Wednesday, September 24, 2014

World Rabies Day

Each year on Sept. 28, the world unites in the fight against rabies. World Rabies Day is a global health observance created to raise awareness about rabies, and enhance prevention and control efforts. Co-sponsored by the Center for Disease Control and Prevention (CDC) and Alliance for Rabies Control (ARC) since 2007, events are held in countries across the globe.

Celebrating the interdependence of human and animal health, this year’s theme is “Together Against Rabies.” Rabies is a preventable, neglected disease that takes the life of one person every 10 minutes. Nearly 85% of those who die from rabies are from impoverished communities in rural areas of Africa and Asia. A study published in 2013 found that while rabies currently costs the world’s poor $124 billion, it could be prevented for just $6 billion.

Photo Credit: Lynn Pannicke
That’s why this global initiative is so important at the grassroots level. Preventing and controlling rabies begins at home, where we can take the necessary steps to keep ourselves, our families and our pets free from horrible disease.

Again, we must take care of our own pets. It’s an excellent time to have your dogs and cats vaccinated, and to learn more about avoiding the animals that typically transmit rabies – raccoons, bats, skunks and foxes.

Too often, fear of rabies pitches people against dogs. It’s estimated that 20 million dogs around the world are indiscriminately culled every year in misguided attempts to control the disease. But when dogs are vaccinated, it helps to halt the disease at its source and prevent human deaths.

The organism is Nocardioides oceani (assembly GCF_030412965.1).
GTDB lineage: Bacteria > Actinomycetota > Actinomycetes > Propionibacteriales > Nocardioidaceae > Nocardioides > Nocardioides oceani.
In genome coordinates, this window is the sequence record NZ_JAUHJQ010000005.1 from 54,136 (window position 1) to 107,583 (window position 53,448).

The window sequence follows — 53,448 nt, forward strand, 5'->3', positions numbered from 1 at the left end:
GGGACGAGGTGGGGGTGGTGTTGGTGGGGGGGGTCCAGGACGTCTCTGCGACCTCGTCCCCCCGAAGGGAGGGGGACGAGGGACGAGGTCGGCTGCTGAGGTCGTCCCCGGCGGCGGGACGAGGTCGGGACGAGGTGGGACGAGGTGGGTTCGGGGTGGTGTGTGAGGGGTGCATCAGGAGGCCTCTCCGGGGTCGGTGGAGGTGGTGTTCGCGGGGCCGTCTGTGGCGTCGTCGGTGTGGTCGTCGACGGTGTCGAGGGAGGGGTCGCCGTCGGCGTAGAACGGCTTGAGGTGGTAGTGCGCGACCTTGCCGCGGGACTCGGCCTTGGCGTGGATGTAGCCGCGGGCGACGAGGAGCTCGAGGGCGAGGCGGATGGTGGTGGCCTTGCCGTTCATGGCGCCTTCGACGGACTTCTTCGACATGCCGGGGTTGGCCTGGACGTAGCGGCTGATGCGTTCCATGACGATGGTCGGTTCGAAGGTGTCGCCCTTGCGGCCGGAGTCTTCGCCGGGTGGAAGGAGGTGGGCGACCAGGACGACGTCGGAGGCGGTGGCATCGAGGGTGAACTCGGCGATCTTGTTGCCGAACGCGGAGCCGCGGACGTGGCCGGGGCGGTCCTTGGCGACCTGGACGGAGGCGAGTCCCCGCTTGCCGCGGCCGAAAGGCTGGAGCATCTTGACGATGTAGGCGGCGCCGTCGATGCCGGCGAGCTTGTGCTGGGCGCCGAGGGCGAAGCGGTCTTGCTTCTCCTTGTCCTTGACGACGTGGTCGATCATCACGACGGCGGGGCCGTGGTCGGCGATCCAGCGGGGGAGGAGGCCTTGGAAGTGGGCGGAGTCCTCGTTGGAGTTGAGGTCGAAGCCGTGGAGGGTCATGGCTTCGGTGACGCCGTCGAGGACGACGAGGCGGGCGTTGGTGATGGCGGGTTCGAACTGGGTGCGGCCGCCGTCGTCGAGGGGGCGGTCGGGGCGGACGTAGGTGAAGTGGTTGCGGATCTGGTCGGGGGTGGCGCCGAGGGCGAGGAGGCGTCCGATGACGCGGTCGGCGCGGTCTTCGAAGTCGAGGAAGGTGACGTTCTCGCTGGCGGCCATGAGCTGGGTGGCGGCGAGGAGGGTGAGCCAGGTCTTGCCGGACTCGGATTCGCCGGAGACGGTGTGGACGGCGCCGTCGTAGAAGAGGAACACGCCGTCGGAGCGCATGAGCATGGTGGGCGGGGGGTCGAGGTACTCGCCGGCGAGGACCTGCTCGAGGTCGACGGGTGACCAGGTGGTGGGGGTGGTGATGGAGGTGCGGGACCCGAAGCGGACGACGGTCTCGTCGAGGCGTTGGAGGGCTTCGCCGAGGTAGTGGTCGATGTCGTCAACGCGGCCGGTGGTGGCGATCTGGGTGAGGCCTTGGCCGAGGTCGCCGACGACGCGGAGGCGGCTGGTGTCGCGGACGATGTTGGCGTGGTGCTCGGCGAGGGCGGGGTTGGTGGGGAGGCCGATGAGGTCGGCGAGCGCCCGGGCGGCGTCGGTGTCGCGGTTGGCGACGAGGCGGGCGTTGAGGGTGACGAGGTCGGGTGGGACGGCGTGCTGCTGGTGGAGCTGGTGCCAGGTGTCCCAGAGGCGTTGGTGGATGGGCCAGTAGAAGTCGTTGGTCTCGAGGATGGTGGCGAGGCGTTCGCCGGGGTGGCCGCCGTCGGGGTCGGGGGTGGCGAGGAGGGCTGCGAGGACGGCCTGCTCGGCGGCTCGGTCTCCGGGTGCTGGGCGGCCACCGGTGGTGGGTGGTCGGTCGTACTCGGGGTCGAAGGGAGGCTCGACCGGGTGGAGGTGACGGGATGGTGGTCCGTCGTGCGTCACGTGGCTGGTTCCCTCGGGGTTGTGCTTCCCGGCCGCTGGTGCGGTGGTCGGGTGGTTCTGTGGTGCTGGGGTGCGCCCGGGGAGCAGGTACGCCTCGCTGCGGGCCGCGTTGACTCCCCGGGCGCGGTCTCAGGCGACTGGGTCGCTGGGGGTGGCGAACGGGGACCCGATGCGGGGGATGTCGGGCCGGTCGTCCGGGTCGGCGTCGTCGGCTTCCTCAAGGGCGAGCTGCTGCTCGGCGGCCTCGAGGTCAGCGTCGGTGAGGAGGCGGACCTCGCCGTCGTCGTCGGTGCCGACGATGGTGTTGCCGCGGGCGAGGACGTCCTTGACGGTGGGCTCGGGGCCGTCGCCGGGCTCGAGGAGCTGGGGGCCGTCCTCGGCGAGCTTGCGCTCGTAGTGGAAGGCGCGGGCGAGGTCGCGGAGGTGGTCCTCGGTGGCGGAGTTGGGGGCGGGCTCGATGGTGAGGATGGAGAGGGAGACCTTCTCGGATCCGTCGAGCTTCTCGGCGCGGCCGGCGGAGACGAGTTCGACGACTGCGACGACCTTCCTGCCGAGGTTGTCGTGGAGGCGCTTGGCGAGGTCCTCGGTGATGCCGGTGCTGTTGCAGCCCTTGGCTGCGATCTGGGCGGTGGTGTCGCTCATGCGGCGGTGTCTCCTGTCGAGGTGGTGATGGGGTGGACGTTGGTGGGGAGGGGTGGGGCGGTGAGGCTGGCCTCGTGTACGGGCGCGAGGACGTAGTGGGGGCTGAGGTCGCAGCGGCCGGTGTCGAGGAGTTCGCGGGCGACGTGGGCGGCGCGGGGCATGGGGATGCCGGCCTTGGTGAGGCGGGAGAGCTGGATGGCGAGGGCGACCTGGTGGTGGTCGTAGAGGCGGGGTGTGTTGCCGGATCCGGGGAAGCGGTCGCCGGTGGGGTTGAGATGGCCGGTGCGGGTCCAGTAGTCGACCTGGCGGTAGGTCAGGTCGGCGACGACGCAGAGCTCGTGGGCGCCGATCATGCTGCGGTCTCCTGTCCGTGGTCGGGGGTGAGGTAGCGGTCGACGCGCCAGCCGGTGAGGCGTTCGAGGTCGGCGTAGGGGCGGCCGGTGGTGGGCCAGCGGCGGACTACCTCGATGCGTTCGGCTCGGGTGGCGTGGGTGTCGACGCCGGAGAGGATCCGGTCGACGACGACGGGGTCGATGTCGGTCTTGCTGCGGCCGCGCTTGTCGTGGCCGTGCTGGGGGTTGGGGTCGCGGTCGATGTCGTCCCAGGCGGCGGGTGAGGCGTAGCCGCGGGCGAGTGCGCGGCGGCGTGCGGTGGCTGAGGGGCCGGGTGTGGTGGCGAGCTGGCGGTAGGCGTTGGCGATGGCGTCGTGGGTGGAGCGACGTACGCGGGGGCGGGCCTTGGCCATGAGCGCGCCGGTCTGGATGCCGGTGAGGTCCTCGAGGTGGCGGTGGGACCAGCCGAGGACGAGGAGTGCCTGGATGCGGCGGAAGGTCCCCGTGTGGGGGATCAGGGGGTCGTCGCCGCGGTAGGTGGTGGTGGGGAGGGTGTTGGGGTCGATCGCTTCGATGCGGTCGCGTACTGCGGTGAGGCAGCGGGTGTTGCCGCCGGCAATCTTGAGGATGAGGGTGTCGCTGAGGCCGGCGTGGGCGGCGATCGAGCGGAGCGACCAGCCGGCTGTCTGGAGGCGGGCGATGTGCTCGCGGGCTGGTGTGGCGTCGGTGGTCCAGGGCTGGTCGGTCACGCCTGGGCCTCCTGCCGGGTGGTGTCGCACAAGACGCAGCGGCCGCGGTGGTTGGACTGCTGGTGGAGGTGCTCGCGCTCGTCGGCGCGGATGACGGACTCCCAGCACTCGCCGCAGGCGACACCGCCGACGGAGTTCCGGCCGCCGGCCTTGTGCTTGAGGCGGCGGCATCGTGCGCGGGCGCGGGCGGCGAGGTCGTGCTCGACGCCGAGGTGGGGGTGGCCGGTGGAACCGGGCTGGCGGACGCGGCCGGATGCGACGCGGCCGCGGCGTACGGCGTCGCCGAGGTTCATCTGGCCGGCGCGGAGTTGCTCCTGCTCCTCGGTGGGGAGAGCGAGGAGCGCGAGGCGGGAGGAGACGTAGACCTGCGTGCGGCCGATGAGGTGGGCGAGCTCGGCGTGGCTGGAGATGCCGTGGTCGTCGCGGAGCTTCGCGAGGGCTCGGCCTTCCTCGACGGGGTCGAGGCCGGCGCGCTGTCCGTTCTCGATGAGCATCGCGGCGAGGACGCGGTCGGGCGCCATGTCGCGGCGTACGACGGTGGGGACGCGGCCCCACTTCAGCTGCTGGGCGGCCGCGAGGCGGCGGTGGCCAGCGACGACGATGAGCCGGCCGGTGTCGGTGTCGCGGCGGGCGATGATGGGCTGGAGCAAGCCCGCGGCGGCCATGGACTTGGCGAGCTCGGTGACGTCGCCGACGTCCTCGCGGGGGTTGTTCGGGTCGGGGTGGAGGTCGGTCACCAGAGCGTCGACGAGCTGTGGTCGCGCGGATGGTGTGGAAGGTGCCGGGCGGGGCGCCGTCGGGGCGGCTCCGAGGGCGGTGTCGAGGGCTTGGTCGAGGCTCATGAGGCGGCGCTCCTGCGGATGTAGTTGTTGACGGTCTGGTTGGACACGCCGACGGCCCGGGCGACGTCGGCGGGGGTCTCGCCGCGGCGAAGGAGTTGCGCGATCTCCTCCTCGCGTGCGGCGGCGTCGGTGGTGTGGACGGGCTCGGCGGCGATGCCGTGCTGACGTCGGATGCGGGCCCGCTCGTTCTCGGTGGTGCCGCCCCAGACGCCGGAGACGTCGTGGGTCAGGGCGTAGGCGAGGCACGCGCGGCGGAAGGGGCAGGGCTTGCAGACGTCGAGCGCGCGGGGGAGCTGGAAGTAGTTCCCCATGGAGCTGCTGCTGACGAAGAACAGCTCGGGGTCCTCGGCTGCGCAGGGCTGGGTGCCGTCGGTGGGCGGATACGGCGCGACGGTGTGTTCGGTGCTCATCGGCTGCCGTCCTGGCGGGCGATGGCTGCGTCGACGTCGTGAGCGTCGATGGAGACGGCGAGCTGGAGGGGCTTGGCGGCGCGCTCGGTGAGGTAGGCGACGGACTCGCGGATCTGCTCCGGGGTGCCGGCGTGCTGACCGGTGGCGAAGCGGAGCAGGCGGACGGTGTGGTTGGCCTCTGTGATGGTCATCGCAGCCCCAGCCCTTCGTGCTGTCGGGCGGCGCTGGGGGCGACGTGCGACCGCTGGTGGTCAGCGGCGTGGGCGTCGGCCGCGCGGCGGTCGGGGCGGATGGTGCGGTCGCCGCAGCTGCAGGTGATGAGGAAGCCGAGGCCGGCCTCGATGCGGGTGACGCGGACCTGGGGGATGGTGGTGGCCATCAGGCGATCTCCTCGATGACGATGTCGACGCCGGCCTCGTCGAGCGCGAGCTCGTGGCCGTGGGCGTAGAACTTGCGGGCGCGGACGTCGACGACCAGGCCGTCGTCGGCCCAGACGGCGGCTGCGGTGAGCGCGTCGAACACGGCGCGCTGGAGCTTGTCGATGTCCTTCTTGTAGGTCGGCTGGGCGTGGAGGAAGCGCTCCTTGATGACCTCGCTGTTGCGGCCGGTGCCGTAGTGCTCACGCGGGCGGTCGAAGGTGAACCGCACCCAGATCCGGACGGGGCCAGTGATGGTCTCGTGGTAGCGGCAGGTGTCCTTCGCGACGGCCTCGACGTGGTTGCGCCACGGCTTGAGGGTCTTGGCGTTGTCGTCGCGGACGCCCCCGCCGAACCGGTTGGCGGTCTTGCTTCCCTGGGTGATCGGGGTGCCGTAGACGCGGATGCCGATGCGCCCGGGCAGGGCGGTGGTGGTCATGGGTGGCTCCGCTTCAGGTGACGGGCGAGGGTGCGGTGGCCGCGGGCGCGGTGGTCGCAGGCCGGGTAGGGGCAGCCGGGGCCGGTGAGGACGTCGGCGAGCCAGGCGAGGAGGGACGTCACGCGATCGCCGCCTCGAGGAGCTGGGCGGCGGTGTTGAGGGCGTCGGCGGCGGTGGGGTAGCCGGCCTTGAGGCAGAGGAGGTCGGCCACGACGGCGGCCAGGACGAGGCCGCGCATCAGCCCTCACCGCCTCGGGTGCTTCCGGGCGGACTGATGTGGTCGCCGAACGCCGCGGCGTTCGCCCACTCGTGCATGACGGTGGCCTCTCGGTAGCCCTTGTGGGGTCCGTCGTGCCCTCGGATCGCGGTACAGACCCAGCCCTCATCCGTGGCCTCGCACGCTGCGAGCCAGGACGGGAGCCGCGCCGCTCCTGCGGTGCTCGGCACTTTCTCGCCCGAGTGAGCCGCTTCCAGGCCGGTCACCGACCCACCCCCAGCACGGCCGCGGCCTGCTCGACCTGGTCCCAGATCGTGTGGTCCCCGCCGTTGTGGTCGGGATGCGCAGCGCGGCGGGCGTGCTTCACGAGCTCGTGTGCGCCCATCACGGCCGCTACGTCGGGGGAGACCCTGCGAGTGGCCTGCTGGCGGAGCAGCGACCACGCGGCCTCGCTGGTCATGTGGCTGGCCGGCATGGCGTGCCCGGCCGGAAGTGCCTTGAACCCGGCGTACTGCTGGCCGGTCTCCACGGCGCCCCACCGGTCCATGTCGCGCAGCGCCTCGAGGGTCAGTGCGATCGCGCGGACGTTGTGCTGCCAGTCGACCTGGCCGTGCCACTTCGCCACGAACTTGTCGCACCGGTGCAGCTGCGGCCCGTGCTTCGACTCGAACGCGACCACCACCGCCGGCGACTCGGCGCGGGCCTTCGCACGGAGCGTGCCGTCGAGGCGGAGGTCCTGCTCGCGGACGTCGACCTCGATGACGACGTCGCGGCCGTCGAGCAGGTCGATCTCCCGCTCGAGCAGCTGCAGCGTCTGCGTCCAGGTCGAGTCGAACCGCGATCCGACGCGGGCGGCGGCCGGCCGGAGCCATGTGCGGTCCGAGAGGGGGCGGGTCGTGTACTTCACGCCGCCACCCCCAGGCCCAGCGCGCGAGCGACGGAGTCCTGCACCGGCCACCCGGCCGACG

Wednesday, September 17, 2014

Evanger's Breed Buzz: Boston Terrier

Nicknamed "The American Gentleman" because of its dapper appearance, the Boston Terrier is known for a gentle disposition that makes the breed especially suitable as a companion and house pet. They’re intelligent, alert and loving. Requiring moderate exercise and minimal grooming since they don’t shed much, they’re easy to train and eager to learn. While devoted to their owners, these canines tend to be a bit reserved with strangers, and can show aggression toward strange dogs.

Retaining many of the attributes of its bulldog ancestors, the Boston Terrier features a short, fine coat with distinctive markings. Clean-cut physical characteristics include a compact build, square head, broad chest, wrinkle-free muzzle, short tail, soft dark eyes and short back. Their smooth, fine coats come in brindle and white, seal and white, or black and white. Both males and females typically weigh 10 to 25 pounds and are 15 to 17 inches tall.

Bred in the 1870s from a mixture of English Terriers and English Bulldogs, Boston Terriers were originally known as Round Heads or Bull Terriers. Two years after the breed’s name was changed in 1891, the American Kennel Club (AKC) recognized the Boston Terrier as the first genuinely American bred dog.

These playful pups enjoy interacting with family members of all ages, although they can become a bit testy with the very young. Protective at just the right times, they’ll bark excessively if someone approaches their home in a suspicious manner. They’re also fine apartment dwellers that can maintain positive mental and physical shape with a nice daily walk and regular activity in a park or yard.